Why the London police are called Scotland Yard

The name "Scotland Yard" (translated from English "Scottish yard") dates back to the early Middle Ages. In the 10th century, the English king Edgar I the Peaceful (943-975) gave the King of Scotland Kenneth II (up to 954-995) a plot of land next to Westminster Palace in London on the condition that he builds a residence here, which will be considered the territory of Scotland, and begins to visit her annually as a sign of respect for the English crown. This became the tradition of all Scottish kings, unless, of course, they were at war with England. But in 1603, the Scottish Stuart dynasty passed the English crown, and Scotland Yard lost its political significance.

It was decided to divide the palace into two parts. The first was named "Big Scotland Yard" and the second - "Middle Scotland Yard". They began to be used as government buildings.

In 1829, the first police service appeared in London, created by the Minister of the Interior, Robert Peel (1788-1850). The residence of the London police was the very complex of buildings that several centuries ago belonged to members of the Scottish royal family. Since then, the name "Scotland Yard" has been firmly established for the London police. The first years of the new service were especially difficult. The fact is that until 1829 there was no single police service in London. The investigation of crimes was mainly carried out by people who, as a rule, did not have the slightest idea about the intricacies of the investigative work. Anyone could become a "catcher of thieves" and receive a certain payment for the capture of a criminal, if his guilt is proven. However, many did this solely for profit, personal revenge, or simply out of a thirst for adventure. Unsurprisingly, the crime rate in the English capital was unusually high.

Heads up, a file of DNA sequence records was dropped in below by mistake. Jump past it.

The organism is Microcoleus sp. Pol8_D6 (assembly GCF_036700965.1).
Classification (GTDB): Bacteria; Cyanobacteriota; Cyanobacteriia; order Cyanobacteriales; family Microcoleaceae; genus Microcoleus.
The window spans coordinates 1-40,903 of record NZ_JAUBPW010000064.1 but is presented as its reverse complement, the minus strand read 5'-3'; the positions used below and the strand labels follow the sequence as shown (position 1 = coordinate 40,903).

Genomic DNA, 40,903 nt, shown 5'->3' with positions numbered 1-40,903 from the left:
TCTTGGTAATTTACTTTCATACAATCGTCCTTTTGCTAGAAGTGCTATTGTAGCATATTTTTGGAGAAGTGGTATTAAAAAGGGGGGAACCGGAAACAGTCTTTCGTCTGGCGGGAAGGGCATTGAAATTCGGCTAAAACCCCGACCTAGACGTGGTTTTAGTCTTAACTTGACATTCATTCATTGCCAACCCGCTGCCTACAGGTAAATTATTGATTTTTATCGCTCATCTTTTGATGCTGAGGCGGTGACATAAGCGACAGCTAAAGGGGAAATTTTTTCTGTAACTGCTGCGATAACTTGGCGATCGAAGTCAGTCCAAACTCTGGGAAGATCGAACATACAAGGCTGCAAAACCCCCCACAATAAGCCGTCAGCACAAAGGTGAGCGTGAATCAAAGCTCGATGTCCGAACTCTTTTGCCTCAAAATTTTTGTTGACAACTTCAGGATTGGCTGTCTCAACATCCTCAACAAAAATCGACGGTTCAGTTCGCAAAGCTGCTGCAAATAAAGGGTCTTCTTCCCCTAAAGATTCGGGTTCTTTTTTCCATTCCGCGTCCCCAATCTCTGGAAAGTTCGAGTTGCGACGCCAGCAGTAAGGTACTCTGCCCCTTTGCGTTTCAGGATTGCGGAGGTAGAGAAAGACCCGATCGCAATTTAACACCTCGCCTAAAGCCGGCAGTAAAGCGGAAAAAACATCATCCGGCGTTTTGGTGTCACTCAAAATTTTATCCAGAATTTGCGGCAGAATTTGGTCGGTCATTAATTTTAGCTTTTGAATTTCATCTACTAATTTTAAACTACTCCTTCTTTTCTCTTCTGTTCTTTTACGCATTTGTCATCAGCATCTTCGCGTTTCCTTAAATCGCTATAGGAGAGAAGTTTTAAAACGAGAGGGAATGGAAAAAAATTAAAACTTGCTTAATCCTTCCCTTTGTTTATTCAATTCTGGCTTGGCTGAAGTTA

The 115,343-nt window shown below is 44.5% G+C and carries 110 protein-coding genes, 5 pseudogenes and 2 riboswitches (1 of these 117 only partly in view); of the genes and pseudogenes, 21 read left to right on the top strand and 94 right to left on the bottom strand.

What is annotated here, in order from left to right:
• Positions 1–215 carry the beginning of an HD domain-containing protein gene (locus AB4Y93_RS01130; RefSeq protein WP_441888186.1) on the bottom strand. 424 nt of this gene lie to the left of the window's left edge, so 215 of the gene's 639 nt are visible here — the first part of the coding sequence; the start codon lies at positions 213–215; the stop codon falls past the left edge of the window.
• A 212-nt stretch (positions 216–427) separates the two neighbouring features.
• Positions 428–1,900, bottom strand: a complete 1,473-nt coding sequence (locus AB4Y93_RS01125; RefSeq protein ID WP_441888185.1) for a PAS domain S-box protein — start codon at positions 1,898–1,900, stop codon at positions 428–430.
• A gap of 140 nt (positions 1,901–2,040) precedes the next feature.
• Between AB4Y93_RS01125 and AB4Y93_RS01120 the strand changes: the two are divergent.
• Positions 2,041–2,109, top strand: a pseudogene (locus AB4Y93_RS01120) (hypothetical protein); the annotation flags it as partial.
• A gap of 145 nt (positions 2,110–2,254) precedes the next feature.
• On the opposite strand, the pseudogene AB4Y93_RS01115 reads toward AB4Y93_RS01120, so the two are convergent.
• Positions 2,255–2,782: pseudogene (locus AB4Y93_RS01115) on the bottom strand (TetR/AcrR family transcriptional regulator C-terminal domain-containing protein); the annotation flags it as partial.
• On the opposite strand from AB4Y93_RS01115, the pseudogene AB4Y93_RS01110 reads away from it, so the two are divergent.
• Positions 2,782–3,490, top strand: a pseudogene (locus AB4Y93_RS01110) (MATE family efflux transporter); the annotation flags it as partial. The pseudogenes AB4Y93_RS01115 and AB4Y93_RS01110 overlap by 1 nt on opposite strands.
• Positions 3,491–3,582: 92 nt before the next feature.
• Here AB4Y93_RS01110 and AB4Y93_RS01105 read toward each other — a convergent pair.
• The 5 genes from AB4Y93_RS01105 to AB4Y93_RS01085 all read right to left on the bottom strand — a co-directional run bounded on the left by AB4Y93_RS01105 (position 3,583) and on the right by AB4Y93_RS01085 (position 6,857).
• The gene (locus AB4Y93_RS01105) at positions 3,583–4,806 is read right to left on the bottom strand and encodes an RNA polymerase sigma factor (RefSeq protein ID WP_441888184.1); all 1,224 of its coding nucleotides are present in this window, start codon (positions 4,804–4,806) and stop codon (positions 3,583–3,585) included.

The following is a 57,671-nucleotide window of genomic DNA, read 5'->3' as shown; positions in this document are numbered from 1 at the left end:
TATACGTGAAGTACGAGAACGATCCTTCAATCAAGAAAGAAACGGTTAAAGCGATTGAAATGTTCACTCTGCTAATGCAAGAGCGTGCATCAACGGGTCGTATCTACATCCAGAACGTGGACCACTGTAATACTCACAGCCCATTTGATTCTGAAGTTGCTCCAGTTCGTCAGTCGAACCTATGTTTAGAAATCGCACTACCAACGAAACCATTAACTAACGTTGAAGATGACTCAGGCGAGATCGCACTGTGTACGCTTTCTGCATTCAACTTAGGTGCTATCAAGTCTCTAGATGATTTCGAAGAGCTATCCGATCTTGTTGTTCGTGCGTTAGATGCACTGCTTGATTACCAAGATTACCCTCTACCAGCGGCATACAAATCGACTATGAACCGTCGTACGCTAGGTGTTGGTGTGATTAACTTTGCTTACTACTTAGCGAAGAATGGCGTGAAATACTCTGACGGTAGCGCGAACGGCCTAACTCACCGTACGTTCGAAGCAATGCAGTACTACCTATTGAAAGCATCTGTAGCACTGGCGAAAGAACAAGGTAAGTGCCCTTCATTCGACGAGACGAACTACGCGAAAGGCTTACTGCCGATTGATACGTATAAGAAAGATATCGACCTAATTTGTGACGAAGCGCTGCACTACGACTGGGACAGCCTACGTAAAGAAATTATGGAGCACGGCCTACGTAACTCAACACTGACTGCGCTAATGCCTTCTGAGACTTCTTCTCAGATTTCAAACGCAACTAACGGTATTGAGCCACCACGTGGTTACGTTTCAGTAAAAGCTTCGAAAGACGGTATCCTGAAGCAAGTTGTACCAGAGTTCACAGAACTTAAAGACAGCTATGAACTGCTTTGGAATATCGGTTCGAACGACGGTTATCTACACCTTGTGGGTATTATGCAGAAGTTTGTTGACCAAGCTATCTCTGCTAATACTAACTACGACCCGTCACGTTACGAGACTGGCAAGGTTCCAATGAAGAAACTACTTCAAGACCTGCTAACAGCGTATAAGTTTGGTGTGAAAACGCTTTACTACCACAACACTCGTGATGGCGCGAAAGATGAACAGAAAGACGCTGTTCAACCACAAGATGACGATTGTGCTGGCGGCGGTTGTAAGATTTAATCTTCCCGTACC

By the 60s of the 20th century, with the advancement of modern technology and the further expansion of the London Police Force, it became apparent that the needs of the Police Department had outgrown the capabilities of the Victoria Waterfront headquarters. For this reason, in 1967, New Scotland Yard moved to a building at Broadway 10. The Victoria Waterfront building is now known as the Norman Shaw (North) building. Part of it is currently occupied by the Greater London Police Department.

The main search engine of the Ministry of the Interior is better known by the acronym HOLMES. In addition, the curriculum is called Elementary, after the great detective Sherlock Holmes.

Scotland Yard's telephone number was originally 1212. Most police stations in London also use 1212 as the last four digits of the telephone number.

Today Scotland Yard is the largest police agency in England. It employs over 40, 000 people serving London and its suburbs in an area of ​​620 square miles with a population of over 7 million.